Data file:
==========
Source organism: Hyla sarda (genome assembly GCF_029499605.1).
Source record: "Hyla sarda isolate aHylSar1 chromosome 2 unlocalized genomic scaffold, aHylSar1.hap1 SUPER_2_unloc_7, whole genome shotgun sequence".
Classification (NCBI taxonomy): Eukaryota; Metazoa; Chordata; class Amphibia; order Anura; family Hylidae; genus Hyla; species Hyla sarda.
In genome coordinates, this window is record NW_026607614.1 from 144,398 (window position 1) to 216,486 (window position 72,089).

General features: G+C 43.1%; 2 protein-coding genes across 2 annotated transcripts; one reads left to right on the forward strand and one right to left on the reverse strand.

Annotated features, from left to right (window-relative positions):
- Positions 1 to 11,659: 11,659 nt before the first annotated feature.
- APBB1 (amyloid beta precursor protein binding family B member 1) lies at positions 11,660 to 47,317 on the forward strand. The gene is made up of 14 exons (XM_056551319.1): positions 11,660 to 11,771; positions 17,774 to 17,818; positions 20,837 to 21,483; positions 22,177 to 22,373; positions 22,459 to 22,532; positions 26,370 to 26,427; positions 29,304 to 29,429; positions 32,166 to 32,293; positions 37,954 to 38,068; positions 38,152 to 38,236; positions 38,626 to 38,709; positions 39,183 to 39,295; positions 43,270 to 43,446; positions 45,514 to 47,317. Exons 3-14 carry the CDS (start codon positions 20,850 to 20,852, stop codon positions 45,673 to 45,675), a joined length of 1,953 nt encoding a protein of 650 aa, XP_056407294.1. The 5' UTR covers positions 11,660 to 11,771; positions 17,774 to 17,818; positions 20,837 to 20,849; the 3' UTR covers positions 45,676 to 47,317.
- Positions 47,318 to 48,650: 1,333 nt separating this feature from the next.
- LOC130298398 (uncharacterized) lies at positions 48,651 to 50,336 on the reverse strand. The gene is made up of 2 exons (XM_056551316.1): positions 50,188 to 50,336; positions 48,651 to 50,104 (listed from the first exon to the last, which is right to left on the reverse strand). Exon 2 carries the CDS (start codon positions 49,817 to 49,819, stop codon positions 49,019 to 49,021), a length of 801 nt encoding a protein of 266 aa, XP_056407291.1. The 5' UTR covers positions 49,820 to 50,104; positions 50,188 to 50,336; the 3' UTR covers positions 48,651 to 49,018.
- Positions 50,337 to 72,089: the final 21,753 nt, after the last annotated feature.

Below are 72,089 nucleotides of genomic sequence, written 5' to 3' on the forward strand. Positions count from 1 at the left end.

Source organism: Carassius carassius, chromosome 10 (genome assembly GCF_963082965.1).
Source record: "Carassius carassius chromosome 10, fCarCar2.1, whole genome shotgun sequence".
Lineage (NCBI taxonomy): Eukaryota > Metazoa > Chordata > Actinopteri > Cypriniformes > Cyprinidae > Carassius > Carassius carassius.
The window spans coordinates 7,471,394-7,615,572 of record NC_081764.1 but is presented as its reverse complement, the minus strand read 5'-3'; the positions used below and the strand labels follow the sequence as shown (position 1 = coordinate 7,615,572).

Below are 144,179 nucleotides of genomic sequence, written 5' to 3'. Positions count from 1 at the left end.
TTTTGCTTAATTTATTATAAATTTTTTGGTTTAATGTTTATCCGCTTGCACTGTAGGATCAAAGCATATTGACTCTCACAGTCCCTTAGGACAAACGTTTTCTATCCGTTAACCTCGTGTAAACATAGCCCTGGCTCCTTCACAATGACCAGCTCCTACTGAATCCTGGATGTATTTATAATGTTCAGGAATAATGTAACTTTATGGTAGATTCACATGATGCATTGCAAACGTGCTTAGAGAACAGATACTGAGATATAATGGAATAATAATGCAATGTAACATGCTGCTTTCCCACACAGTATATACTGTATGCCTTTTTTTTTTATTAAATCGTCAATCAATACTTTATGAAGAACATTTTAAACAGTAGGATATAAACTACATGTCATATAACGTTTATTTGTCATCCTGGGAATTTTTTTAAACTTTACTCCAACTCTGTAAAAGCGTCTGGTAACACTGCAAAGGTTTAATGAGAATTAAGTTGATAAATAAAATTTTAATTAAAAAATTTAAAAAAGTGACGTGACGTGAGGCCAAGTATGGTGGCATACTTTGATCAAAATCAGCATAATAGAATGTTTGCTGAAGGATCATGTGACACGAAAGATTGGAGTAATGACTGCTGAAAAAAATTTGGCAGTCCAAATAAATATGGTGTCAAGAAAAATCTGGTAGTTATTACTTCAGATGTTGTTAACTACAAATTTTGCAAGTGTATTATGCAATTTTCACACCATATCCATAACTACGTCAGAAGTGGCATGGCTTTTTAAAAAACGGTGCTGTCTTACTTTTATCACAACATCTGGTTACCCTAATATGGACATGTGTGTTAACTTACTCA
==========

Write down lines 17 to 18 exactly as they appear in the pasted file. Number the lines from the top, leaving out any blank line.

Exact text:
Below are 144,179 nucleotides of genomic sequence, written 5' to 3'. Positions count from 1 at the left end.
TTTTGCTTAATTTATTATAAATTTTTTGGTTTAATGTTTATCCGCTTGCACTGTAGGATCAAAGCATATTGACTCTCACAGTCCCTTAGGACAAACGTTTTCTATCCGTTAACCTCGTGTAAACATAGCCCTGGCTCCTTCACAATGACCAGCTCCTACTGAATCCTGGATGTATTTATAATGTTCAGGAATAATGTAACTTTATGGTAGATTCACATGATGCATTGCAAACGTGCTTAGAGAACAGATACTGAGATATAATGGAATAATAATGCAATGTAACATGCTGCTTTCCCACACAGTATATACTGTATGCCTTTTTTTTTTATTAAATCGTCAATCAATACTTTATGAAGAACATTTTAAACAGTAGGATATAAACTACATGTCATATAACGTTTATTTGTCATCCTGGGAATTTTTTTAAACTTTACTCCAACTCTGTAAAAGCGTCTGGTAACACTGCAAAGGTTTAATGAGAATTAAGTTGATAAATAAAATTTTAATTAAAAAATTTAAAAAAGTGACGTGACGTGAGGCCAAGTATGGTGGCATACTTTGATCAAAATCAGCATAATAGAATGTTTGCTGAAGGATCATGTGACACGAAAGATTGGAGTAATGACTGCTGAAAAAAATTTGGCAGTCCAAATAAATATGGTGTCAAGAAAAATCTGGTAGTTATTACTTCAGATGTTGTTAACTACAAATTTTGCAAGTGTATTATGCAATTTTCACACCATATCCATAACTACGTCAGAAGTGGCATGGCTTTTTAAAAAACGGTGCTGTCTTACTTTTATCACAACATCTGGTTACCCTAATATGGACATGTGTGTTAACTTACTCA